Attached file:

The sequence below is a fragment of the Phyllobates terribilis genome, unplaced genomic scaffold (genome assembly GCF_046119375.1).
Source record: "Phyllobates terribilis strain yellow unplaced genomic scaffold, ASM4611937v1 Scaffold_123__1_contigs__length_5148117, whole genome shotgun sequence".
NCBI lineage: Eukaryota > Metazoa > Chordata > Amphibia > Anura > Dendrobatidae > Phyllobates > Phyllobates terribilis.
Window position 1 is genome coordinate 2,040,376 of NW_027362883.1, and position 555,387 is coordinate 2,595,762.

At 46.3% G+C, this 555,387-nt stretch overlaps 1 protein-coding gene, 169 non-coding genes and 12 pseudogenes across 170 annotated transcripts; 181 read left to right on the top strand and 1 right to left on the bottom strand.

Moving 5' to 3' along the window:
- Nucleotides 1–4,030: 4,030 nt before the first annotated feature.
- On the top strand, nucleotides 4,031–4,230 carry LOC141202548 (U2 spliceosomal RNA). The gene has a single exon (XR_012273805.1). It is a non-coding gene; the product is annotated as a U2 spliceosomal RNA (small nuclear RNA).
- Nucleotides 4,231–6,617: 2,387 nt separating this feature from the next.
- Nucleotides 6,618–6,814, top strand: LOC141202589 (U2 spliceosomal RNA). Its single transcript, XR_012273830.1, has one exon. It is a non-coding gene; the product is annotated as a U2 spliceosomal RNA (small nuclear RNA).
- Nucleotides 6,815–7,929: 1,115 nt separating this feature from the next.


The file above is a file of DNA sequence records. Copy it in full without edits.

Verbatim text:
The sequence below is a fragment of the Phyllobates terribilis genome, unplaced genomic scaffold (genome assembly GCF_046119375.1).
Source record: "Phyllobates terribilis strain yellow unplaced genomic scaffold, ASM4611937v1 Scaffold_123__1_contigs__length_5148117, whole genome shotgun sequence".
NCBI lineage: Eukaryota > Metazoa > Chordata > Amphibia > Anura > Dendrobatidae > Phyllobates > Phyllobates terribilis.
Window position 1 is genome coordinate 2,040,376 of NW_027362883.1, and position 555,387 is coordinate 2,595,762.

At 46.3% G+C, this 555,387-nt stretch overlaps 1 protein-coding gene, 169 non-coding genes and 12 pseudogenes across 170 annotated transcripts; 181 read left to right on the top strand and 1 right to left on the bottom strand.

Moving 5' to 3' along the window:
- Nucleotides 1–4,030: 4,030 nt before the first annotated feature.
- On the top strand, nucleotides 4,031–4,230 carry LOC141202548 (U2 spliceosomal RNA). The gene has a single exon (XR_012273805.1). It is a non-coding gene; the product is annotated as a U2 spliceosomal RNA (small nuclear RNA).
- Nucleotides 4,231–6,617: 2,387 nt separating this feature from the next.
- Nucleotides 6,618–6,814, top strand: LOC141202589 (U2 spliceosomal RNA). Its single transcript, XR_012273830.1, has one exon. It is a non-coding gene; the product is annotated as a U2 spliceosomal RNA (small nuclear RNA).
- Nucleotides 6,815–7,929: 1,115 nt separating this feature from the next.